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Fitch affirms Sri Lanka at ‘B+’; outlook stable


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Fitch Ratings has affirmed Sri Lanka’s Long-Term Foreign-Currency Issuer Default Rating (IDR) at ‘B+’ with a stable outlook. A full list of rating actions is at the end of this rating action commentary.

Key rating drivers

The affirmation of Sri Lanka’s sovereign ratings reflects the following factors:

Sri Lanka’s revised policy framework supports macroeconomic stability. In Fitch’s view, policies aimed at fiscal consolidation and maintenance of a disciplined monetary stance under the framework of the three-year IMF-supported programme have improved Sri Lanka’s policy coherence and credibility. Although GDP growth of an estimated 3.9% in 2017 fell short of forecasts due to weather-related supply disruptions, we expect growth to recover and stabilise at around 5% in 2018 and 2019.

The shift towards greater exchange-rate flexibility since 2H15 has strengthened the external position, and the planned shift towards flexible inflation targeting should further enhance monetary policy credibility. Credit growth has declined to a more sustainable level of around 15% in 2017 from a high of 20% in 2016.

Fiscal performance has improved following the approval and implementation of tax reforms. Fitch expects Sri Lanka’s ratio of general government revenue to GDP to improve to 15.5% in 2018 and 16.2% by 2019, from a low of 11.6% in 2014, reflecting the passage of revenue-enhancing measures under the IMF programme. These include an increase in the VAT rate to 15% in 2016 from 11%, and implementation of a new Inland Revenue Act from 1 April that aims to simplify tax laws, reduce exemptions and improve the efficiency of the tax system.

We think the increase in general government revenues will support a further narrowing of the budget deficit to 4.8% of GDP in 2018 and 4% in 2019 from an estimated 5.2% in 2017. While these revenue reforms should be positive for a more credible fiscal framework over time, ineffective implementation and/or weaker-than-expected GDP growth remain downside risks to our fiscal projections.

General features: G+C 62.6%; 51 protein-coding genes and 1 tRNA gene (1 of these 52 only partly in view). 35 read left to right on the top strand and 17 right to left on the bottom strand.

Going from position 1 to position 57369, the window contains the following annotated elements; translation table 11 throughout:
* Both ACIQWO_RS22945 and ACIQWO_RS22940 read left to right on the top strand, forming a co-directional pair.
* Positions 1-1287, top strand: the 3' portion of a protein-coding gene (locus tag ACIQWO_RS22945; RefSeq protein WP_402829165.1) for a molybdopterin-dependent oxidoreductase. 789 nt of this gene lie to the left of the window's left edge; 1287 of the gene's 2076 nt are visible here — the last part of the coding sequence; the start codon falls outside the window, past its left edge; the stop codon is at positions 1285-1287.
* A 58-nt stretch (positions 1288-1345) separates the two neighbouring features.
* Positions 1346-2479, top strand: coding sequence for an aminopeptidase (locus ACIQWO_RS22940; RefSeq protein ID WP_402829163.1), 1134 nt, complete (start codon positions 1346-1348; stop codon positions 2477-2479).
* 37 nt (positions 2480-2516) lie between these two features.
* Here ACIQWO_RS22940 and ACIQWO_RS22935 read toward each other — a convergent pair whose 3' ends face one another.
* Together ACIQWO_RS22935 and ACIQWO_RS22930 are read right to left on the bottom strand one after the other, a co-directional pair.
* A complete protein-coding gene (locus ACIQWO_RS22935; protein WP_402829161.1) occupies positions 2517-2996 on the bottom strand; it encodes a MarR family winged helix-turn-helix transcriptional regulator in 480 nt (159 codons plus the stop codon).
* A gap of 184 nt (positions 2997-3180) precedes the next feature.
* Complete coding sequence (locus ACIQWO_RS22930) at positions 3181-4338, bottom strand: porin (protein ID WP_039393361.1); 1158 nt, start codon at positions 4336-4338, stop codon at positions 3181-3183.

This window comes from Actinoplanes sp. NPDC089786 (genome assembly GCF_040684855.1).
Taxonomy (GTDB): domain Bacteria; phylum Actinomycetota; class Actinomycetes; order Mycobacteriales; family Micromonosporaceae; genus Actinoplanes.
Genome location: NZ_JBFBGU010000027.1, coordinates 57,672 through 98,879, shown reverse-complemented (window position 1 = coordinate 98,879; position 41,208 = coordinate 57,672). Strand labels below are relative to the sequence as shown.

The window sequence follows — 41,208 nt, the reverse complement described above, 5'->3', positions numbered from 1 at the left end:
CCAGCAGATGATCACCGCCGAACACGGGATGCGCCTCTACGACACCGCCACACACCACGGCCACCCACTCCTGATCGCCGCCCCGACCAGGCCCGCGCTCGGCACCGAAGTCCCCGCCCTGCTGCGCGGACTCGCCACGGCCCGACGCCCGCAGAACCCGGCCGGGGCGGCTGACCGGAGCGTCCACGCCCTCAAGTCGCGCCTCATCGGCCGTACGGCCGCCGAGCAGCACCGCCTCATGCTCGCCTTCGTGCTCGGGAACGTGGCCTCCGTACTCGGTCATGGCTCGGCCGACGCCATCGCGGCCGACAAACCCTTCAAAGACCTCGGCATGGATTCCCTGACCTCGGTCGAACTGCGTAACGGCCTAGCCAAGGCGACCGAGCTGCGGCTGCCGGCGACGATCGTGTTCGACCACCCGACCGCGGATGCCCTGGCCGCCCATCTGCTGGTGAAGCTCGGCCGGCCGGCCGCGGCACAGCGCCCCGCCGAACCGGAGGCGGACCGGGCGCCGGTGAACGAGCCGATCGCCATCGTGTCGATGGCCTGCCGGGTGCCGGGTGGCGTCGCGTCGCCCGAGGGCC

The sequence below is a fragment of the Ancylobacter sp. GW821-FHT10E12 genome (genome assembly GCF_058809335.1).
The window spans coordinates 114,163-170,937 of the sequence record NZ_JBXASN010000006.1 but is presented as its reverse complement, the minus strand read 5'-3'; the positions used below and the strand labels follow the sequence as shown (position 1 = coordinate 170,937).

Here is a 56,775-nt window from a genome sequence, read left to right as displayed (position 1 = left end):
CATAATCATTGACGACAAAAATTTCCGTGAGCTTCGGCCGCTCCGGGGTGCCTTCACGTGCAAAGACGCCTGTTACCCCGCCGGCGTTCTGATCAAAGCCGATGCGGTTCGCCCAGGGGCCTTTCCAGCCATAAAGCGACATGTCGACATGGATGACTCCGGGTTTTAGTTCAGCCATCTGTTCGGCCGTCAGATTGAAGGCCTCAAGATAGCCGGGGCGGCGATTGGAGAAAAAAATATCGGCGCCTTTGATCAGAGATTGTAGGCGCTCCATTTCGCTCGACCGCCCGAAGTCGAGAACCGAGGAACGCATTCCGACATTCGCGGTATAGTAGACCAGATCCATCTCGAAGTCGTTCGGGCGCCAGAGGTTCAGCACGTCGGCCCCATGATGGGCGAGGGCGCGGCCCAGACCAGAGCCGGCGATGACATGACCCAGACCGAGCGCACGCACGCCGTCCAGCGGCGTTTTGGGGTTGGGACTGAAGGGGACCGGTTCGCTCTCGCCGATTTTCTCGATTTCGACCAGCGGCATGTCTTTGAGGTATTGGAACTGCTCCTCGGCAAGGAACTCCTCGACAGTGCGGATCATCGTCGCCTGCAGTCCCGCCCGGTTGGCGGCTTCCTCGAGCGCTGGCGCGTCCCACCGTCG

Sri Lanka’s interest payments as a share of revenues remain exceptionally high at an estimated 38% at end-2017, far above the medians of 9.4% for ‘B’ and 9.6% for ‘BB’ rated sovereigns. The expected pick-up in general government revenues should lead to lower ratios over time, but we expect this ratio to remain above the ‘B’ and ‘BB’ medians for the foreseeable future. Further, despite the expected improvement in gross general government debt (GGGD) dynamics, GGGD will likely remain above the ‘B’ median over 2018-2019.

GGGD is forecast to decline to 77.2% of GDP in 2018 and 75.8% in 2019, from an estimated 79.5% at end-2017 under our baseline assumptions, mainly on account of sustained primary surpluses and stable GDP growth rates. However, even after the forecast reduction, government debt would still remain above the ‘B’ and ‘BB’ medians at end-2019. Further, nearly half of Sri Lanka’s government debt is denominated in foreign currency, which increases the risk to debt dynamics in the event of a further depreciation of the Sri Lankan rupee.

Sri Lanka’s external balance sheet remains a weakness for the rating, with high net external debt, weak sovereign net foreign assets and a low international liquidity ratio compared with rating peers. Foreign-exchange reserves rose to around $ 8 billion at end-2017, representing 3.3 months of current external payments (CXP), from $ 6.0 billion (2.7 months) at end-2016, but reserves remain below the rating category median of 3.9 months. The improvement in reserves reflects the allowance of greater exchange-rate flexibility, as well as a combination of FX purchases from the market, inflows from the Hambantota Port lease and new external borrowings.